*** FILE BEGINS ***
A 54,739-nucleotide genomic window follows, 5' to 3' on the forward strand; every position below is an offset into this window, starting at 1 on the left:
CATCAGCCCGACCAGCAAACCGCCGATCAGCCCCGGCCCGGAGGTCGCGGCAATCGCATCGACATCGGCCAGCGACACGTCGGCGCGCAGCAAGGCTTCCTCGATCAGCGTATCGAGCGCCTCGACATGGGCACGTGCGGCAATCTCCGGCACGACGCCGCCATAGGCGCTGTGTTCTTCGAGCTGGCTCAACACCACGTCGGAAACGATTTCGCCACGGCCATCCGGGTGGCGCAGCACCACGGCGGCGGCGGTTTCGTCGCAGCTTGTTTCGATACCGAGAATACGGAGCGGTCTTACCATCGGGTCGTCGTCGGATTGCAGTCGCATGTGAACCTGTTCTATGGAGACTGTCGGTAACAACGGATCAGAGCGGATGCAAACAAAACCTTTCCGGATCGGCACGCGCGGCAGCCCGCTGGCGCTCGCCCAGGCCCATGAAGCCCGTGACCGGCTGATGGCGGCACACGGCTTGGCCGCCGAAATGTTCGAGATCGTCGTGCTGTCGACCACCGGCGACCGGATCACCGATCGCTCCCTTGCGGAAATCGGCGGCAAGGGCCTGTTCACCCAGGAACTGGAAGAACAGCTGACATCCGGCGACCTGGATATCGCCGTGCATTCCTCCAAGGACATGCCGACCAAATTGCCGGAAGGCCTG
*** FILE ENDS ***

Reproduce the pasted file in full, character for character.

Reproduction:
A 54,739-nucleotide genomic window follows, 5' to 3' on the forward strand; every position below is an offset into this window, starting at 1 on the left:
CATCAGCCCGACCAGCAAACCGCCGATCAGCCCCGGCCCGGAGGTCGCGGCAATCGCATCGACATCGGCCAGCGACACGTCGGCGCGCAGCAAGGCTTCCTCGATCAGCGTATCGAGCGCCTCGACATGGGCACGTGCGGCAATCTCCGGCACGACGCCGCCATAGGCGCTGTGTTCTTCGAGCTGGCTCAACACCACGTCGGAAACGATTTCGCCACGGCCATCCGGGTGGCGCAGCACCACGGCGGCGGCGGTTTCGTCGCAGCTTGTTTCGATACCGAGAATACGGAGCGGTCTTACCATCGGGTCGTCGTCGGATTGCAGTCGCATGTGAACCTGTTCTATGGAGACTGTCGGTAACAACGGATCAGAGCGGATGCAAACAAAACCTTTCCGGATCGGCACGCGCGGCAGCCCGCTGGCGCTCGCCCAGGCCCATGAAGCCCGTGACCGGCTGATGGCGGCACACGGCTTGGCCGCCGAAATGTTCGAGATCGTCGTGCTGTCGACCACCGGCGACCGGATCACCGATCGCTCCCTTGCGGAAATCGGCGGCAAGGGCCTGTTCACCCAGGAACTGGAAGAACAGCTGACATCCGGCGACCTGGATATCGCCGTGCATTCCTCCAAGGACATGCCGACCAAATTGCCGGAAGGCCTG